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analogmusicman 01-28-2013 07:37 PM

hardwood floor and humidity
 
so, since I'm now interrested in hardwood floors as opposed to laminate floors,I've been looking at various hardwood floor websites. the FAQ on one site caught my attention. the question went something like: "why are there gaps in my hardwood floor?" the answer was that in the summer when humidity is up there,the wood soaks in the water in the air and the wood expands. in the winter,when the air is dry,the wood dries out and contracts hence some gaps. is this a somewhat common thing? this wouldn't be in their FAQ unless this situation came up a few times. their "cure" was to keep the rel. humid. in your house at 45% always. can't seem to recall anybody complaining about this. anybody know anything about this?

tnx,

joecaption 01-28-2013 08:09 PM

Happens all the time, there's been many post on here asking about gaps in the floor.

JazMan 01-28-2013 10:35 PM

As Joe said it's common for almost everything on earth. Houses shrink and expand, your furniture, buildings, bridges, airplanes, the road everything.

Did you know a 20 story building can change about 6" between the seasons? Ever see the pavement buckle during a heat wave?

You should put the material in the room to be installed a week or two before installing and you should confirm the moisture content of both, it has to acclimate. Most DIY'rs don't do all of these steps, and is why they have problems.

45% in very cold temps might not be doable. I know from visiting Vail in June that the humidity is very low in summer. Is that the case there too?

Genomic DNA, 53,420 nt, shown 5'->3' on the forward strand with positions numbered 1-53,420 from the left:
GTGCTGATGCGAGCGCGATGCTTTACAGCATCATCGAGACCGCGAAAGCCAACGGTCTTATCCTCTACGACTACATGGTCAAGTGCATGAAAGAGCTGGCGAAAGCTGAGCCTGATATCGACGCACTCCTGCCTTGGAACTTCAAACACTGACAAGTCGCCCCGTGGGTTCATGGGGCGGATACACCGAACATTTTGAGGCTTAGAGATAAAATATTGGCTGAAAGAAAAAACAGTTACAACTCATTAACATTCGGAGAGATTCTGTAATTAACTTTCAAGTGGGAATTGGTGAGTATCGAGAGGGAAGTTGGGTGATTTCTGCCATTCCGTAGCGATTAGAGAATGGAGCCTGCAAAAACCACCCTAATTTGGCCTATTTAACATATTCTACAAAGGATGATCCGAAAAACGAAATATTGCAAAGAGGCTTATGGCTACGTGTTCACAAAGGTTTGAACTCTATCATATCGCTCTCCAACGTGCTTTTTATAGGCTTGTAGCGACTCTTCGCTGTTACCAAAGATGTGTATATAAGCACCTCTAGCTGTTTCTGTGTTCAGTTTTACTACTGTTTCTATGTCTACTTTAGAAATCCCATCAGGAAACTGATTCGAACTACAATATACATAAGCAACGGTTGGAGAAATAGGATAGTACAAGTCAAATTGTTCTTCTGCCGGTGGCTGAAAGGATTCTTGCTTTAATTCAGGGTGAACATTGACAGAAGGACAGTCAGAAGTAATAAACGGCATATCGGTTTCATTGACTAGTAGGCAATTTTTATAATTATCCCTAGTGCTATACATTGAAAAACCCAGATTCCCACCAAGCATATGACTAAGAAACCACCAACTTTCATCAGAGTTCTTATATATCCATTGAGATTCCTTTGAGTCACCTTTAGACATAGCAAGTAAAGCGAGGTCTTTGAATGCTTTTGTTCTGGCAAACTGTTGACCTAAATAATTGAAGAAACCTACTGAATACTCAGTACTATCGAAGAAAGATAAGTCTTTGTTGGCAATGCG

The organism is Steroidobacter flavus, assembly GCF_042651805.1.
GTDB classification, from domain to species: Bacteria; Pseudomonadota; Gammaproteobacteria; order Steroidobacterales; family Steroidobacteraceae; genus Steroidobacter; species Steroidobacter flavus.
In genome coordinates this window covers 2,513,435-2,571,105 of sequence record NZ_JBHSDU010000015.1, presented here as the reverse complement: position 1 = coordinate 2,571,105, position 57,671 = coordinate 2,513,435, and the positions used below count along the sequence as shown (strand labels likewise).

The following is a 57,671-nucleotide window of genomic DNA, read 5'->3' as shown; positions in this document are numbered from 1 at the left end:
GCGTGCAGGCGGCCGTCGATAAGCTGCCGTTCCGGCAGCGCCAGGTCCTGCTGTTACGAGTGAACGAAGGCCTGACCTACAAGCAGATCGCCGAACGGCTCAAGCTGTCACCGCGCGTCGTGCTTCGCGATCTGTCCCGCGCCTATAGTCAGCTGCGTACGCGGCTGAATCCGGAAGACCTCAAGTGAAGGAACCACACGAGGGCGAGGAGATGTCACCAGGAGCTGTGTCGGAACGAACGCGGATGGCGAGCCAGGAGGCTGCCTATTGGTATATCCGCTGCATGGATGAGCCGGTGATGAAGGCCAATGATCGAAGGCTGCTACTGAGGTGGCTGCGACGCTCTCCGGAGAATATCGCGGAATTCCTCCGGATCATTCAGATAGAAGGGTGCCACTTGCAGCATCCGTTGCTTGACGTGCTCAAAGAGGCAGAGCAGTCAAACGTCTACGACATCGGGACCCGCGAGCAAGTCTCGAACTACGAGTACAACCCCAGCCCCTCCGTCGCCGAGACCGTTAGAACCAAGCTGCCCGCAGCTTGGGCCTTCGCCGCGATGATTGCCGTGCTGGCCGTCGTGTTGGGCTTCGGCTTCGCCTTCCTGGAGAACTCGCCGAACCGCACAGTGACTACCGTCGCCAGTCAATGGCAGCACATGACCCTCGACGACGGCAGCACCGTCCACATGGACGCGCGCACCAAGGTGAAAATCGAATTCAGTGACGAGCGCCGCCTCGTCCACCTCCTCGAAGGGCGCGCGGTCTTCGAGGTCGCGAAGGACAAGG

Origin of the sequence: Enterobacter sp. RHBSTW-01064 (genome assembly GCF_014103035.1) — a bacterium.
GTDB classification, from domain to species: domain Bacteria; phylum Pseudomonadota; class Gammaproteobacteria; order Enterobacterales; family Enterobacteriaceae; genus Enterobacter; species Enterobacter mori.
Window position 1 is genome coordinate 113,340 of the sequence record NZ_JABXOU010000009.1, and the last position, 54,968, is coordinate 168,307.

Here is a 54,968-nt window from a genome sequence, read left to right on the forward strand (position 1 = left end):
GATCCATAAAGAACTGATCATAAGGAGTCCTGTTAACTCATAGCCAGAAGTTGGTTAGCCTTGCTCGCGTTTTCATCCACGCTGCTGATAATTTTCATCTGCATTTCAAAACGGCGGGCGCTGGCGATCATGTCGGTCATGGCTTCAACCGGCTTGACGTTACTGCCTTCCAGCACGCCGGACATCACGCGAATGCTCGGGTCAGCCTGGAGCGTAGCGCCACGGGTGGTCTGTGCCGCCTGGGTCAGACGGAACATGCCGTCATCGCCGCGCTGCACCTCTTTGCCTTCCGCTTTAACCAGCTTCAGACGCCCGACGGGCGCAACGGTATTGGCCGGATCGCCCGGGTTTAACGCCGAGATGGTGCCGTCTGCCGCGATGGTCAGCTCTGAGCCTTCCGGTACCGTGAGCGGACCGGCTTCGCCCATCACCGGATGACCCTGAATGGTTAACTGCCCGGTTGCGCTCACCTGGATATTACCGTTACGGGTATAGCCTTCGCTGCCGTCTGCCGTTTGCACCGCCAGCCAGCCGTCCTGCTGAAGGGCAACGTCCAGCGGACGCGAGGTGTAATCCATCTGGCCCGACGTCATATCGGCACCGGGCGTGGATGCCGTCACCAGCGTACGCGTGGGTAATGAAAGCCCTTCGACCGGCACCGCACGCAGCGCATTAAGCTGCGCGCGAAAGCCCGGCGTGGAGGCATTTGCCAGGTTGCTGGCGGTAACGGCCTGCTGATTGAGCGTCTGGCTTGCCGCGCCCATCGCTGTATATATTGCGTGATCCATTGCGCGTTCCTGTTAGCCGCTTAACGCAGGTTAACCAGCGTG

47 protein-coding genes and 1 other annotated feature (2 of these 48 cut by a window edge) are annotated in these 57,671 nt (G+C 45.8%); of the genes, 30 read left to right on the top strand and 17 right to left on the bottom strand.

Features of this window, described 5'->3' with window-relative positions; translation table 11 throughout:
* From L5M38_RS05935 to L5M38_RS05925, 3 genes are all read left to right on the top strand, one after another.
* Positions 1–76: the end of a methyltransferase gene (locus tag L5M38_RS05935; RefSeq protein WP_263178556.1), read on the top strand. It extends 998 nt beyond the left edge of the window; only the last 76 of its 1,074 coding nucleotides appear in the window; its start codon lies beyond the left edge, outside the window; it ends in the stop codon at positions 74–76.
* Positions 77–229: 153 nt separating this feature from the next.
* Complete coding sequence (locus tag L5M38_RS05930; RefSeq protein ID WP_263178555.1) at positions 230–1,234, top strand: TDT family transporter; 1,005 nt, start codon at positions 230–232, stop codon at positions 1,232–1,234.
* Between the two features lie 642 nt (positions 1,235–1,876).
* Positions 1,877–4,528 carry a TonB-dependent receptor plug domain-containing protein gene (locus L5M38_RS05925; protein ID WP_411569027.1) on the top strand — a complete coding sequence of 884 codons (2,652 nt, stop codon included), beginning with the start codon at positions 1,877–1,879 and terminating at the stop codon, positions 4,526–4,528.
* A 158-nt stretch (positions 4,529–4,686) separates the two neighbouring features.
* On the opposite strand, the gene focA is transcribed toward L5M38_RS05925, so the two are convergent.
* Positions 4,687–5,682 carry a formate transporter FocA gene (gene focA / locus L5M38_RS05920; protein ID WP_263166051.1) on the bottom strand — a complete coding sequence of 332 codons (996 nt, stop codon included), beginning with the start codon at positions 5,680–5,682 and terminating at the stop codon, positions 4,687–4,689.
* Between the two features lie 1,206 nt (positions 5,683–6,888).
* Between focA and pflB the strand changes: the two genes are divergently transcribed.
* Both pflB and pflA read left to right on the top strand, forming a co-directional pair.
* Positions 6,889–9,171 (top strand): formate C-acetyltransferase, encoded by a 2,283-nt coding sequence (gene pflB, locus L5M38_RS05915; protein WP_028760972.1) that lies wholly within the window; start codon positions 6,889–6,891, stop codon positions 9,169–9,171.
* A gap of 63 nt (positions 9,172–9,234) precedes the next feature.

Jaz

joecaption 01-28-2013 10:42 PM

Around here I run my humidifyer 24/7 and can not seem to get it above 30% but the flooring is tight and no squecks.

JazMan 01-28-2013 10:50 PM

I have an old Lobb on the furnace and I keep adjusting it so the windows don't make water. Was no higher than 20 all last week, 5- to - 10 at night, had to keep it about 30% otherwise lots of condensation. It's 37 outside my window now @ 36% humidity inside, a little higher would be perfect.

Jaz

Awoodfloorguy 01-31-2013 12:01 AM

They are right. Many people will install a humidifier on their furnace to help with this. I don't think they are all that expensive so it might be worth checking out.

analogmusicman 01-31-2013 12:44 AM

Quote:

Originally Posted by Awoodfloorguy (Post 1106121)
They are right. Many people will install a humidifier on their furnace to help with this. I don't think they are all that expensive so it might be worth checking out.

I've got one, but it only works when the furnace works, NOT when the weather is warm and the furnace isn't coming on.

tnx,

JazMan 02-01-2013 12:43 PM

Yes right. Most areas don't need additional humidity in the spring, summer or fall. You only need to add moisture when the furnace runs. But I recall it's very dry in your area in the summer too. Can you confirm that, what's the average % in the summer there?

Jaz


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